Now that the month of August is in the rear view mirror, let’s have a look at our stats preview. Most of the charts below are based on broad county-wide data that is available through a simple search of King County and Snohomish County public records. If you have additional stats you’d like to see in the preview, drop a line in the comments and I’ll see what I can do.
First up, here’s the snapshot of all the data as far back as my historical information goes, with the latest, high, and low values highlighted for each series:
Summary: Inventory increased for the fifth consecutive month, while sales slipped slightly month-over-month. Foreclosure notices bumped up a bit between July and August, but by far less than they did over the same period last year.
Next, let’s look at total home sales as measured by the number of “Warranty Deeds” filed with King County:
Sales in King County decreased 4.4% from July to August, and were up 20.2% year-over-year, quite a bit smaller than last month’s 38.6% year-over-year gain.
Here’s a look at Snohomish County Deeds, but keep in mind that Snohomish County files Warranty Deeds (regular sales) and Trustee Deeds (bank foreclosure repossessions) together under the category of “Deeds (except QCDS),” so this chart is not as good a measure of plain vanilla sales as the Warranty Deed only data we have in King County.
Deeds in Snohomish fell 4.1% month-over-month and were up 7.7% from August 2012.
Next, here’s Notices of Trustee Sale, which are an indication of the number of homes currently in the foreclosure process:
Foreclosures in King and Snohomish County both rose between July and August, but since the increase was much smaller than it was over the same period last year, the year-over-year decline increased in magnitude. King County came in 44.9% below last year’s level, while Snohomish was 52.0% under August 2012.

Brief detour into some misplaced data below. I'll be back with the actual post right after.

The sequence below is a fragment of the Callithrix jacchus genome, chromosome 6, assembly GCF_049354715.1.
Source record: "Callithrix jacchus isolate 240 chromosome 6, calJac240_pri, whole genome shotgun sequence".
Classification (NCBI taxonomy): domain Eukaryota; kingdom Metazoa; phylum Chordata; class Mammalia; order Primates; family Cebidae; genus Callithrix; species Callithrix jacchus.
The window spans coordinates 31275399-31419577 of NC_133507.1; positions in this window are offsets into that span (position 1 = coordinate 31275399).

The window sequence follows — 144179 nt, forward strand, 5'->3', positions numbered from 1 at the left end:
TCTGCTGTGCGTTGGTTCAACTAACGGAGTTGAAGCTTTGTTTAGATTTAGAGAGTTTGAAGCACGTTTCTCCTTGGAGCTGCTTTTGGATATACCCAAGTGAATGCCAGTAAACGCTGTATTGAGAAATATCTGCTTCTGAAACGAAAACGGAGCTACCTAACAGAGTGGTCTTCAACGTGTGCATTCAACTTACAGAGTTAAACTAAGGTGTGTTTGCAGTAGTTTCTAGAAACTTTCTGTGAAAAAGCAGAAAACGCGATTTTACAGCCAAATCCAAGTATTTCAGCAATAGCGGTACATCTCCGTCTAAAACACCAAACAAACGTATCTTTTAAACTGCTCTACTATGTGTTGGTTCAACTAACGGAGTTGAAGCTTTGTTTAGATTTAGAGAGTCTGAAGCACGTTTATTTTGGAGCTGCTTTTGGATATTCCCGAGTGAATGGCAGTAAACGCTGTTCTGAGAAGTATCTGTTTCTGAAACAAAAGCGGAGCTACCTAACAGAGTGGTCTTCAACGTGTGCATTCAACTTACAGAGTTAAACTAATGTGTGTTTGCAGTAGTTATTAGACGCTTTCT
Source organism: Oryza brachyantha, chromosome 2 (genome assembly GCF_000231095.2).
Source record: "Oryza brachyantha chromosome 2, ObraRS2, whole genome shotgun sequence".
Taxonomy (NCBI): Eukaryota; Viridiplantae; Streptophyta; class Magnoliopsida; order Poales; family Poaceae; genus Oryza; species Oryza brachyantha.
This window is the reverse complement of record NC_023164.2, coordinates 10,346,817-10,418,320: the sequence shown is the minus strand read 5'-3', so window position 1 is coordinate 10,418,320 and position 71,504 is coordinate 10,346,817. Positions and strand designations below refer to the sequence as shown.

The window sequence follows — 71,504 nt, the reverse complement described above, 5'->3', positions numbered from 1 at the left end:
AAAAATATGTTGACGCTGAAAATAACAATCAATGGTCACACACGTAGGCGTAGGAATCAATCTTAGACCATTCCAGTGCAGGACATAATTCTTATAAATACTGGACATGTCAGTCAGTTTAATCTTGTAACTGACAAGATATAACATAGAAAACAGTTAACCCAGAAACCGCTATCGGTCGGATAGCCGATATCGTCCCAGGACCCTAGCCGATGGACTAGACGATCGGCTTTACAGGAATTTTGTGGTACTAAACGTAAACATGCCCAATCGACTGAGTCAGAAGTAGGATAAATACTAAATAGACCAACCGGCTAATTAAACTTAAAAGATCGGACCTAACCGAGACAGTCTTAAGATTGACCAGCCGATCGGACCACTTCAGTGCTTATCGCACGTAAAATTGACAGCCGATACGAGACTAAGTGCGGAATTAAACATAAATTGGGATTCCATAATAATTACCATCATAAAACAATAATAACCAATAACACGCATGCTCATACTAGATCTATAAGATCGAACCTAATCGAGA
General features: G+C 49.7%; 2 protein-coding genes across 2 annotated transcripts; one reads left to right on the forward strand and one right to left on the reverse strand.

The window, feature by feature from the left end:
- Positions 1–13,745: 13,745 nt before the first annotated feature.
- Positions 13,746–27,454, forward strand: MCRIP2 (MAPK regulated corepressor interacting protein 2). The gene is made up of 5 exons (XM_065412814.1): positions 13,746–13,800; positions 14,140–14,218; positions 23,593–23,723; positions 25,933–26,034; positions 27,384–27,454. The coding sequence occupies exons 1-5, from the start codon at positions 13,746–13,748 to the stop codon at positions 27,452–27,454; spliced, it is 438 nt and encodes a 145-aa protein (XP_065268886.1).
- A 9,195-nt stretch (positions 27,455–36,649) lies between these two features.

Here’s another measure of foreclosures for King County, looking at Trustee Deeds, which is the type of document filed with the county when the bank actually repossesses a house through the trustee auction process. Note that there are other ways for the bank to repossess a house that result in different documents being filed, such as when a borrower “turns in the keys” and files a “Deed in Lieu of Foreclosure.”
Trustee Deeds fell slightly from a month ago, and were up just 23.3% from a year earlier—the smallest gain since December.
Lastly, here’s an update of the inventory charts, updated with the inventory data from the NWMLS.
We are now at five months of increases in a row, and it looks like Snohomish County actually broke into the black for the first time since December 2010. Last year King County inventory rose 0.7% between July and August. This year it gained 6.8% over the same period. Similar story in Snohomish County, where inventory rose 2.3% a year ago and rose 5.2% this year.
Stay tuned later this month a for more detailed look at each of these metrics as the “official” data is released from various sources.